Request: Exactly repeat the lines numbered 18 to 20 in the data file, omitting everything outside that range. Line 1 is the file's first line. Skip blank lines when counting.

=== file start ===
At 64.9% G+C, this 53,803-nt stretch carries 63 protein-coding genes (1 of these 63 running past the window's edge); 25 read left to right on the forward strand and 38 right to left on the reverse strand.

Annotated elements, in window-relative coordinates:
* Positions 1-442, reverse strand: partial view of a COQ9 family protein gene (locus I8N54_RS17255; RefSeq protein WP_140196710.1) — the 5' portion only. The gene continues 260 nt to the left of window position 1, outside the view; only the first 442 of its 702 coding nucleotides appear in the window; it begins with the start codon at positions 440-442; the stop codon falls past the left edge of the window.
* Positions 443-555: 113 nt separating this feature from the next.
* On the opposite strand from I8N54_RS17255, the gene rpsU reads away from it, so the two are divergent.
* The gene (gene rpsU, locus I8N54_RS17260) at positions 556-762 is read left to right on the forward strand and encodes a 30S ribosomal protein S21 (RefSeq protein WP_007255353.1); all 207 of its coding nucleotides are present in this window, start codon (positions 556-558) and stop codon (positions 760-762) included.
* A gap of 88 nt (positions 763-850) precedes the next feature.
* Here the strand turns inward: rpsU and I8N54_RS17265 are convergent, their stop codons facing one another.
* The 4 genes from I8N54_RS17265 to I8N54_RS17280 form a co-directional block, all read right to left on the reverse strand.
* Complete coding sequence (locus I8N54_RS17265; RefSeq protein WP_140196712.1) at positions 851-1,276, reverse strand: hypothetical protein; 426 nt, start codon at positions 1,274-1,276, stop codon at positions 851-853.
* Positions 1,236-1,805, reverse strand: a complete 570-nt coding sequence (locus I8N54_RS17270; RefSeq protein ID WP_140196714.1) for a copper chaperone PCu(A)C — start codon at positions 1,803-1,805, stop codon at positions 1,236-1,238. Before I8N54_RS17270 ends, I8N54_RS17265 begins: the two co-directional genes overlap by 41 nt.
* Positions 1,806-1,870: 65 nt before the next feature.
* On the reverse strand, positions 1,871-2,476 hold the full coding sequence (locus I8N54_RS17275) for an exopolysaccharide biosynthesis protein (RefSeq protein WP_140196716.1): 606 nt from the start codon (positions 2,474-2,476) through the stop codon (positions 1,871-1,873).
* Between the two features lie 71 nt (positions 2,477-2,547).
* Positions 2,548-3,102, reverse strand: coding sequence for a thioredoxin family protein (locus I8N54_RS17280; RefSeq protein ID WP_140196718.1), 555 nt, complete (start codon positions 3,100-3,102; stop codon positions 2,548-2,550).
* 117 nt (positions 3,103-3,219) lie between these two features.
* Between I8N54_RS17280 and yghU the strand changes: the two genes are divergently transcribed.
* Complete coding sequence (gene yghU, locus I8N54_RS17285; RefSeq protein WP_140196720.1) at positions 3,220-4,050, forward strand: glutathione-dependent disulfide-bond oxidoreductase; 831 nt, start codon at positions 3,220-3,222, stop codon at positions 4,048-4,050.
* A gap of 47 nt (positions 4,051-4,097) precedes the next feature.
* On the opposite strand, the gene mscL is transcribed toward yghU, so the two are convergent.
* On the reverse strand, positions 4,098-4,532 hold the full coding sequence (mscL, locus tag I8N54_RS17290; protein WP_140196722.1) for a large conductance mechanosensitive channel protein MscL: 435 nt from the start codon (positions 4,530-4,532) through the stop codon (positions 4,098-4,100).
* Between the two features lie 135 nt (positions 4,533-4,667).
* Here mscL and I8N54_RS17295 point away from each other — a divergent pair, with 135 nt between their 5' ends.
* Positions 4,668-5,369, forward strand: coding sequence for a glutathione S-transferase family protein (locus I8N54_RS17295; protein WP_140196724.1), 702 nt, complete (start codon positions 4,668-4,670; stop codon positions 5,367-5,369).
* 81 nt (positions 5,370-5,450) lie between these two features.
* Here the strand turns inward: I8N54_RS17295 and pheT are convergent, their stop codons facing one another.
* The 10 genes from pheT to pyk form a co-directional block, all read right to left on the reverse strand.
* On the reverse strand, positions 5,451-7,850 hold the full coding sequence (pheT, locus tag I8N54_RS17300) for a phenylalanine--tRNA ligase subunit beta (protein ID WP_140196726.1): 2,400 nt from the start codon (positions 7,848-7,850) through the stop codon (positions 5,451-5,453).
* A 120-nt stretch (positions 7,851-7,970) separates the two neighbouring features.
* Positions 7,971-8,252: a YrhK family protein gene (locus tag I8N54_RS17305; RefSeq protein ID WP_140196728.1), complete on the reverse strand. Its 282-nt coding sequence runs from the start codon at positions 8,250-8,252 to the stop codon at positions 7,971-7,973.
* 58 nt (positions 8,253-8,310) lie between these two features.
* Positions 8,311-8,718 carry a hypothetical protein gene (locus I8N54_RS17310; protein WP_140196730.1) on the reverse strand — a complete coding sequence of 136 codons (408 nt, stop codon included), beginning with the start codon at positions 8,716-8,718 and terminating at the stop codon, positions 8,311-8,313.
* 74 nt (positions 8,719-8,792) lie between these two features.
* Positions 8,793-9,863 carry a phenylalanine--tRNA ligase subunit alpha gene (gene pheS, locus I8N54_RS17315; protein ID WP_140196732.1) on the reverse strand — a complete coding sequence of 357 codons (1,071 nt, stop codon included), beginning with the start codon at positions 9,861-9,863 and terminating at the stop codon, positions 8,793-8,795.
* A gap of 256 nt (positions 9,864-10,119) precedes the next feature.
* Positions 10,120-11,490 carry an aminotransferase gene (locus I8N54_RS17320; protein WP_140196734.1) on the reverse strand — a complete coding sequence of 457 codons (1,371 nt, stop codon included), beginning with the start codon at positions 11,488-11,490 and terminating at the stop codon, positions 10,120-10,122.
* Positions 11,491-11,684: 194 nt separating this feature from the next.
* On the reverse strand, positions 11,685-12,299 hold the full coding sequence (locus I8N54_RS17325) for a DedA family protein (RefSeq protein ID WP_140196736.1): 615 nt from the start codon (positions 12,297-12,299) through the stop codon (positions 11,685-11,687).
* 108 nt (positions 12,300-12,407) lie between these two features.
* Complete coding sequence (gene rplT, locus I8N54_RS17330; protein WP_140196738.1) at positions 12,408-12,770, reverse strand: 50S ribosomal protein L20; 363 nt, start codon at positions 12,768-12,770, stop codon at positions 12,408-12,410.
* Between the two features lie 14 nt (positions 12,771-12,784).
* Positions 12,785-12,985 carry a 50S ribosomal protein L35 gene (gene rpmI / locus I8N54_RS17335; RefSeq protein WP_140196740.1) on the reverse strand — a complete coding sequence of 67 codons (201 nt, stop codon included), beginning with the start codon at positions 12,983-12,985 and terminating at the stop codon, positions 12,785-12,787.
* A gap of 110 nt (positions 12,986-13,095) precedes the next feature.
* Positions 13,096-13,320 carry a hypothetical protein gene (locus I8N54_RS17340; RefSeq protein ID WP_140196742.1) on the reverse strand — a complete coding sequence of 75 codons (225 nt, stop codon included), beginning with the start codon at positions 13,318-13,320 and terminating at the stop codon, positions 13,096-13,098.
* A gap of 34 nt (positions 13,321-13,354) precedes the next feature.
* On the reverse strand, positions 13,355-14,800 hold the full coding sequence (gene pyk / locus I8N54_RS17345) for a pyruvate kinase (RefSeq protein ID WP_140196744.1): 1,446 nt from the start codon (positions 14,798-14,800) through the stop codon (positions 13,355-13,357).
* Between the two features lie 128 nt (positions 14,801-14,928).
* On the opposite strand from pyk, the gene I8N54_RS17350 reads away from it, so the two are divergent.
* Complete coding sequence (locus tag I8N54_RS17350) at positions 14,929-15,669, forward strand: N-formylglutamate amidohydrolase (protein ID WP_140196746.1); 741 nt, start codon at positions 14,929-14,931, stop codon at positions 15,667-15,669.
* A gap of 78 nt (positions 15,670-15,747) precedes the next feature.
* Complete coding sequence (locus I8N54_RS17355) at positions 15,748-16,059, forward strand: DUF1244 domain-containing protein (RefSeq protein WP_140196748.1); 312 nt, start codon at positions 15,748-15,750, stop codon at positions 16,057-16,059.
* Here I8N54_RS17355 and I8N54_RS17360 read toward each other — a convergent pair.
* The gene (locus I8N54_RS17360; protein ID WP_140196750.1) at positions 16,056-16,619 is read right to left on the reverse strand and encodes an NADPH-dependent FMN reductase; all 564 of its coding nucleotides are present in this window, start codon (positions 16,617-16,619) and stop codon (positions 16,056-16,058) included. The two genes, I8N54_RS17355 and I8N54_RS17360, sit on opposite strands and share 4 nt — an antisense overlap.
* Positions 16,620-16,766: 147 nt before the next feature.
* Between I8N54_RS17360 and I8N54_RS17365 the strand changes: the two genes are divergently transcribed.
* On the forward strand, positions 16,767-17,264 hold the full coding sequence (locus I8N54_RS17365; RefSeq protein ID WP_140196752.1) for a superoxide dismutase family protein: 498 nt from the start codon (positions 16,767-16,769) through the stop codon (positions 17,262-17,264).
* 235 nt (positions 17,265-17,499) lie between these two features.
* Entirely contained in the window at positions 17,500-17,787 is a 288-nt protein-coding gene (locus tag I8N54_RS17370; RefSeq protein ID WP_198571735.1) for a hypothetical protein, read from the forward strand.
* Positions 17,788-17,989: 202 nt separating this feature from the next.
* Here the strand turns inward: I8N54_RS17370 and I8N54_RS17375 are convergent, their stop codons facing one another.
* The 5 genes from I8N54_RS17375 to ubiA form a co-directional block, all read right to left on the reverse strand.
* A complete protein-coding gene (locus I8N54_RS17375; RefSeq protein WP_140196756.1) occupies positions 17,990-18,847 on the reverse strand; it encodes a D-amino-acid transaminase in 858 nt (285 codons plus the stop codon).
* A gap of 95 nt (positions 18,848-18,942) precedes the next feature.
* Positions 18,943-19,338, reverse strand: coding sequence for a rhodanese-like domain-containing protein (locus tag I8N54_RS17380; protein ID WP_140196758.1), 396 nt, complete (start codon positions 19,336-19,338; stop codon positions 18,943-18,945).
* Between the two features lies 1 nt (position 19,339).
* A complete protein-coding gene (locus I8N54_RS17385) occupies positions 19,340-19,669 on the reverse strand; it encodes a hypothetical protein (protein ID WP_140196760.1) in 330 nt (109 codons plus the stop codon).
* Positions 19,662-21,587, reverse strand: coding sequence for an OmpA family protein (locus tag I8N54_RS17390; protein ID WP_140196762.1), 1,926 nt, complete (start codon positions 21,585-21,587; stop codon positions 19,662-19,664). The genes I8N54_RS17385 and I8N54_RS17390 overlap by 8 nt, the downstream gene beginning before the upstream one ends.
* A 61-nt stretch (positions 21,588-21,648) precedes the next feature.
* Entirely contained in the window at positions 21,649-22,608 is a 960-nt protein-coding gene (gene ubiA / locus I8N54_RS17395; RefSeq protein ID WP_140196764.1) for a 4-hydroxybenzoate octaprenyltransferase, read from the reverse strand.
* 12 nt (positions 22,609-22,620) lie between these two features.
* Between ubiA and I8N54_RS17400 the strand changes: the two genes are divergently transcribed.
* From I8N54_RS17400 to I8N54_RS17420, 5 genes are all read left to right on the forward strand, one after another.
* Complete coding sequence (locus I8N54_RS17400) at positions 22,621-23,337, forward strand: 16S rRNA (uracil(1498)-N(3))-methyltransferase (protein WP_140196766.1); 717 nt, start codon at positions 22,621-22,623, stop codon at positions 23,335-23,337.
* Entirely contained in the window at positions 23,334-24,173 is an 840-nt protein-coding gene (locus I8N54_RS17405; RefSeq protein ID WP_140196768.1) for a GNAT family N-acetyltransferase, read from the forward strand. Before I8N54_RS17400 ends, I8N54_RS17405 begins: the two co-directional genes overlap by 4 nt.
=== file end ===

* Complete coding sequence (gene yghU, locus I8N54_RS17285; RefSeq protein WP_140196720.1) at positions 3,220-4,050, forward strand: glutathione-dependent disulfide-bond oxidoreductase; 831 nt, start codon at positions 3,220-3,222, stop codon at positions 4,048-4,050.
* A gap of 47 nt (positions 4,051-4,097) precedes the next feature.
* On the opposite strand, the gene mscL is transcribed toward yghU, so the two are convergent.